How is The Durst Law Firm paid for representing me?
Like most firms, we operate under a “contingent fee” arrangement in personal injury cases. The fee is “contingent” because no attorney fee of any kind is charged until and unless we recover money for you. Instead, we are paid a percentage of the recovery earned for the personal injury claim. In other words, if you don’t get paid, we don’t get paid, as the saying goes. The Durst Law Firm will front costs such as court filing fees, obtaining medical records, and court reporting fees in serious personal injury cases. You pay nothing up front.
What information and documents do I need to provide to a lawyer to get the case started?
The attorney will want to discuss the injuries suffered and the treatment received to date. The attorney may also have questions regarding your medical history and whether you had suffered any similar type of injury before. The lawyer will want to learn more about your work history, whether you are able to work, as well as the amount of medical bills incurred to date. The lawyer will want to know what the doctor has suggested you will need in the future and whether you are continuing to receive medical care. Finally, the amount of insurance coverage at issue and whether you have as yet given a statement or otherwise taken any action with the other insurance company will be important. It is crucial in personal injury claims - as in all types of law - to retain as much documentation as possible. Bills, receipts, letters, photos, and other relevant materials should be gathered and provided to the attorney. If you were seriously hurt and required significant medical care it is important to speak with an attorney.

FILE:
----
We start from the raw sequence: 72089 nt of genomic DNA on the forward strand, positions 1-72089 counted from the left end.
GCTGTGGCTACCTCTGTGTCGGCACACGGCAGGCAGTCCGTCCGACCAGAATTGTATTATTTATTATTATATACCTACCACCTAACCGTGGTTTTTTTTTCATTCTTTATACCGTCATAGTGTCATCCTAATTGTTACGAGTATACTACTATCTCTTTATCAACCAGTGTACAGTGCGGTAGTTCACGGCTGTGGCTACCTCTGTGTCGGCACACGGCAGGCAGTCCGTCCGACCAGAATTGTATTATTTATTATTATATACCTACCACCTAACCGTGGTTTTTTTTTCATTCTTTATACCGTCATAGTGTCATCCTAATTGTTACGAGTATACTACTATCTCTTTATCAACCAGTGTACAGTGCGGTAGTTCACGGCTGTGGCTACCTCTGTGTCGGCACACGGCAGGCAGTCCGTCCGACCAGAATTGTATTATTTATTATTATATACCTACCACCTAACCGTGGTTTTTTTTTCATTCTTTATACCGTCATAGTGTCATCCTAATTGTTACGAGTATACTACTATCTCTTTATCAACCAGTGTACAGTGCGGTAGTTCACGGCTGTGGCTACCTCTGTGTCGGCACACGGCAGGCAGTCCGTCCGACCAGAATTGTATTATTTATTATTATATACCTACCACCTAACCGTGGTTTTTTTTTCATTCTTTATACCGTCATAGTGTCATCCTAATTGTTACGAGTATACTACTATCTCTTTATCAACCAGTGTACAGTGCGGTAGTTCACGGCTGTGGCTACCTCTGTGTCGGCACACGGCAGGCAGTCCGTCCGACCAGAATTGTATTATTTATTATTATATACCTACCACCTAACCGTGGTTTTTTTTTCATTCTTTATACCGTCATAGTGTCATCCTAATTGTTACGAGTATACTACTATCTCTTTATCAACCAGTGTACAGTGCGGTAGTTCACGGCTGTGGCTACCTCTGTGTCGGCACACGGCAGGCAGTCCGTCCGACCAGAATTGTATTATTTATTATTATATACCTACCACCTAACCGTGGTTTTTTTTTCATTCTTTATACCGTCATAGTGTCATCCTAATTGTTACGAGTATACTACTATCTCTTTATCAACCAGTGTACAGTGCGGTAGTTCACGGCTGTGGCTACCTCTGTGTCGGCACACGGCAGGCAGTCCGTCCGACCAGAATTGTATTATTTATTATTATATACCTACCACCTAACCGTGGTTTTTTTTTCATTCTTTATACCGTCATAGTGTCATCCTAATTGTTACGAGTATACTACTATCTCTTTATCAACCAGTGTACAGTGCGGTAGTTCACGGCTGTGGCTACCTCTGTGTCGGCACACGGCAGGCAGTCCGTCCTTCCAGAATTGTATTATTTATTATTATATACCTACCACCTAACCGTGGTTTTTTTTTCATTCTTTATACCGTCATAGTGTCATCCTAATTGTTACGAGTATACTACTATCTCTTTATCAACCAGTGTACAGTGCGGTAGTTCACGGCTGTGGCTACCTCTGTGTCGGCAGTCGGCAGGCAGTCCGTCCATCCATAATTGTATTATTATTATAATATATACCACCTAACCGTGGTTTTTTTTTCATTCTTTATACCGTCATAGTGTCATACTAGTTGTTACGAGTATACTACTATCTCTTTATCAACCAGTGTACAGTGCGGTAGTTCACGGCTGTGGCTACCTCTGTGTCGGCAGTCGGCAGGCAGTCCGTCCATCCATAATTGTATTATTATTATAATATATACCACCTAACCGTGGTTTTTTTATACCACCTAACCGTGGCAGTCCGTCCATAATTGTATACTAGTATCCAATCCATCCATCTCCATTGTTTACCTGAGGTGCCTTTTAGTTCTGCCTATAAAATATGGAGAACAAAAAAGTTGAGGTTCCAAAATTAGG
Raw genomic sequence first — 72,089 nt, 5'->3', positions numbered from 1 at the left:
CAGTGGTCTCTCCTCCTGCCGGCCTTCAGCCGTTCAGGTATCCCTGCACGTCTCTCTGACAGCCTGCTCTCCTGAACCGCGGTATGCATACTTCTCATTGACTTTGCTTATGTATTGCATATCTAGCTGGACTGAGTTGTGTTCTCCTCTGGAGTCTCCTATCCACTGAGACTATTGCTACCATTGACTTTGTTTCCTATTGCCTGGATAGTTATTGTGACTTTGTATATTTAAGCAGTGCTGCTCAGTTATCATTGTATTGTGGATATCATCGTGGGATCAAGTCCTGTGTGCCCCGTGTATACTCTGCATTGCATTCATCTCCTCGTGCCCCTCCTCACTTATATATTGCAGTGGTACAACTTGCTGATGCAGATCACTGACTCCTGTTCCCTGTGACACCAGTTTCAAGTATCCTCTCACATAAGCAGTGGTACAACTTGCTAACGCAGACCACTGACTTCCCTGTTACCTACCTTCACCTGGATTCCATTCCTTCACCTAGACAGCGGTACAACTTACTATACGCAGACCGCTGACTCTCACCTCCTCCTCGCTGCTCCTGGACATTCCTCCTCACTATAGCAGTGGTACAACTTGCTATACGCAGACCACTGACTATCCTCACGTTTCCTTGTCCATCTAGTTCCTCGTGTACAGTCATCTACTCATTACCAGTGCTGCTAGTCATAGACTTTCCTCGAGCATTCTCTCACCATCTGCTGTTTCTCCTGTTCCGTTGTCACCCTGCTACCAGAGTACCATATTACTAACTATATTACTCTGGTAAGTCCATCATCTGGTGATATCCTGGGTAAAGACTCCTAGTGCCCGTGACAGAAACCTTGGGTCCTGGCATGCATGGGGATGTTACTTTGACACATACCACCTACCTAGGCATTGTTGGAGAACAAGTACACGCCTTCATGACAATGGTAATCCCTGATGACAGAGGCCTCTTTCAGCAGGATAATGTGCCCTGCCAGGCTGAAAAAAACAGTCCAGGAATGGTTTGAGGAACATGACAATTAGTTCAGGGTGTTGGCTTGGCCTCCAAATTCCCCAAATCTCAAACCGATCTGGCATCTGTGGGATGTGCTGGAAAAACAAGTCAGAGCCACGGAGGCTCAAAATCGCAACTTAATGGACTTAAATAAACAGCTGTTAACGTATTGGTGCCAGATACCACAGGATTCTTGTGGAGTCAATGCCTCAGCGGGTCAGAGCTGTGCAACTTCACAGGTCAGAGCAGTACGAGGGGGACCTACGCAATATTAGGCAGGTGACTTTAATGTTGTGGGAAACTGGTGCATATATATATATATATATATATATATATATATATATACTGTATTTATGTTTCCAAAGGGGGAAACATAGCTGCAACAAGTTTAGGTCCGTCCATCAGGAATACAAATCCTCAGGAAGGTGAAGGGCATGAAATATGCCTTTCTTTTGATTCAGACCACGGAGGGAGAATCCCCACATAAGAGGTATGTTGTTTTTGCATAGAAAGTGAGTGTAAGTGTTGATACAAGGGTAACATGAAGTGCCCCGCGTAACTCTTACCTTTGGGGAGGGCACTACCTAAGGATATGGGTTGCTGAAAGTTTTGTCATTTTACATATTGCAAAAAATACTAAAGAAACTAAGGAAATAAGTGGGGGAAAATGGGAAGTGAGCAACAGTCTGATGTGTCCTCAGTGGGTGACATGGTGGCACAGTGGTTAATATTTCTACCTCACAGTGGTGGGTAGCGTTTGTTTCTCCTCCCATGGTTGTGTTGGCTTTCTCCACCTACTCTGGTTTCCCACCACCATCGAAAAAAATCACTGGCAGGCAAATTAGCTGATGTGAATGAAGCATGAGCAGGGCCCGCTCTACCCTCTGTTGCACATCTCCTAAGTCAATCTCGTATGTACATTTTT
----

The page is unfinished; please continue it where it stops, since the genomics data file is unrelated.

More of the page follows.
The other driver received a ticket and there is a court date. Do I need to go?
Whether it makes sense to go to court depends on the circumstances of the case, and should be discussed with an attorney. The answer typically is ‘no,’ but it can sometimes be helpful. If the defendant pleads guilty to a traffic citation, that can be helpful to the civil case. If the defendant pleads not guilty or is found guilty, that has little or no bearing to the case for money damages. Under some circumstances, a trial may be conducted in the traffic proceeding which could impact your civil case such as when sworn testimony is given. If you are subpoenaed by the prosecutor, then your attendance is required. If you are unable to attend the court session due to your injury, but still wish to go, an accommodation can be made and the court date can usually be changed. It is wise to address these issues with an attorney.